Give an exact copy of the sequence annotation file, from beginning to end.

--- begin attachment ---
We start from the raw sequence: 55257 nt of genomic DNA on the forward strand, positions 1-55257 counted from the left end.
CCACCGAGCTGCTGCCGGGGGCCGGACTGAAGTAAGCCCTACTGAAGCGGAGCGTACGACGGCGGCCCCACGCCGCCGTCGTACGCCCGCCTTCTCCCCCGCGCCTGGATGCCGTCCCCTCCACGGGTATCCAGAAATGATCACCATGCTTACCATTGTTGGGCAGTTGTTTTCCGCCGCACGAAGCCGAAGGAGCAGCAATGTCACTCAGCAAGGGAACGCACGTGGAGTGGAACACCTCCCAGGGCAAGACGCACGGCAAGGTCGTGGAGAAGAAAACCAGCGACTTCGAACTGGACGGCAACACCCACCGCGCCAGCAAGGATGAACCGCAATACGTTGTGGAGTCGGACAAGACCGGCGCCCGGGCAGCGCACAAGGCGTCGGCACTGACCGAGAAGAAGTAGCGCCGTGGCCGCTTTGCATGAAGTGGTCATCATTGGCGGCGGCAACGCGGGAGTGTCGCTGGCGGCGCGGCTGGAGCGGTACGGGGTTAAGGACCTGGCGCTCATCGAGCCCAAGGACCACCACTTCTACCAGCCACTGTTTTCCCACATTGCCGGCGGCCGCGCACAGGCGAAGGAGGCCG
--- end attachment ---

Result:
We start from the raw sequence: 55257 nt of genomic DNA on the forward strand, positions 1-55257 counted from the left end.
CCACCGAGCTGCTGCCGGGGGCCGGACTGAAGTAAGCCCTACTGAAGCGGAGCGTACGACGGCGGCCCCACGCCGCCGTCGTACGCCCGCCTTCTCCCCCGCGCCTGGATGCCGTCCCCTCCACGGGTATCCAGAAATGATCACCATGCTTACCATTGTTGGGCAGTTGTTTTCCGCCGCACGAAGCCGAAGGAGCAGCAATGTCACTCAGCAAGGGAACGCACGTGGAGTGGAACACCTCCCAGGGCAAGACGCACGGCAAGGTCGTGGAGAAGAAAACCAGCGACTTCGAACTGGACGGCAACACCCACCGCGCCAGCAAGGATGAACCGCAATACGTTGTGGAGTCGGACAAGACCGGCGCCCGGGCAGCGCACAAGGCGTCGGCACTGACCGAGAAGAAGTAGCGCCGTGGCCGCTTTGCATGAAGTGGTCATCATTGGCGGCGGCAACGCGGGAGTGTCGCTGGCGGCGCGGCTGGAGCGGTACGGGGTTAAGGACCTGGCGCTCATCGAGCCCAAGGACCACCACTTCTACCAGCCACTGTTTTCCCACATTGCCGGCGGCCGCGCACAGGCGAAGGAGGCCG